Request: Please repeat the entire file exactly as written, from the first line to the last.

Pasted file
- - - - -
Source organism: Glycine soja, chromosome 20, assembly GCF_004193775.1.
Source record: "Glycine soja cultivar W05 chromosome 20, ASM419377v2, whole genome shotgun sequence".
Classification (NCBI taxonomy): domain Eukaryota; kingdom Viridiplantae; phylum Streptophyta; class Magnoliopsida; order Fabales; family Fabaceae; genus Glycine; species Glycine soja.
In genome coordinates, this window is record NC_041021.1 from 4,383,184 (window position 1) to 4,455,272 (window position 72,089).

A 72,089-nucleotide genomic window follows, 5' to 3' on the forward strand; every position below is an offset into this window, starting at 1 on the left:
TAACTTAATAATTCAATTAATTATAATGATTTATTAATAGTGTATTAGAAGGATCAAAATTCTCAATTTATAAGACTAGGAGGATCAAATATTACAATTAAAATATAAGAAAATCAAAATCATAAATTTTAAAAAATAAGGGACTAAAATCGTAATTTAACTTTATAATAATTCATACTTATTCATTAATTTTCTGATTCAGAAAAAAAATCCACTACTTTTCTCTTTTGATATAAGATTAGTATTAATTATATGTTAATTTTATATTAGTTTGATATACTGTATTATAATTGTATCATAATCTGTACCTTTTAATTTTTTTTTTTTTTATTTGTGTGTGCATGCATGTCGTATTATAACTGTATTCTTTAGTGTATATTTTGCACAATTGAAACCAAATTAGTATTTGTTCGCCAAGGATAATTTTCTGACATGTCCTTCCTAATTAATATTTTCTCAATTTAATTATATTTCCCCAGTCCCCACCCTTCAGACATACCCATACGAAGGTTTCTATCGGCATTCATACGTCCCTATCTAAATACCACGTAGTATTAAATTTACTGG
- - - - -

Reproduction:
Source organism: Glycine soja, chromosome 20, assembly GCF_004193775.1.
Source record: "Glycine soja cultivar W05 chromosome 20, ASM419377v2, whole genome shotgun sequence".
Classification (NCBI taxonomy): domain Eukaryota; kingdom Viridiplantae; phylum Streptophyta; class Magnoliopsida; order Fabales; family Fabaceae; genus Glycine; species Glycine soja.
In genome coordinates, this window is record NC_041021.1 from 4,383,184 (window position 1) to 4,455,272 (window position 72,089).

A 72,089-nucleotide genomic window follows, 5' to 3' on the forward strand; every position below is an offset into this window, starting at 1 on the left:
TAACTTAATAATTCAATTAATTATAATGATTTATTAATAGTGTATTAGAAGGATCAAAATTCTCAATTTATAAGACTAGGAGGATCAAATATTACAATTAAAATATAAGAAAATCAAAATCATAAATTTTAAAAAATAAGGGACTAAAATCGTAATTTAACTTTATAATAATTCATACTTATTCATTAATTTTCTGATTCAGAAAAAAAATCCACTACTTTTCTCTTTTGATATAAGATTAGTATTAATTATATGTTAATTTTATATTAGTTTGATATACTGTATTATAATTGTATCATAATCTGTACCTTTTAATTTTTTTTTTTTTTATTTGTGTGTGCATGCATGTCGTATTATAACTGTATTCTTTAGTGTATATTTTGCACAATTGAAACCAAATTAGTATTTGTTCGCCAAGGATAATTTTCTGACATGTCCTTCCTAATTAATATTTTCTCAATTTAATTATATTTCCCCAGTCCCCACCCTTCAGACATACCCATACGAAGGTTTCTATCGGCATTCATACGTCCCTATCTAAATACCACGTAGTATTAAATTTACTGG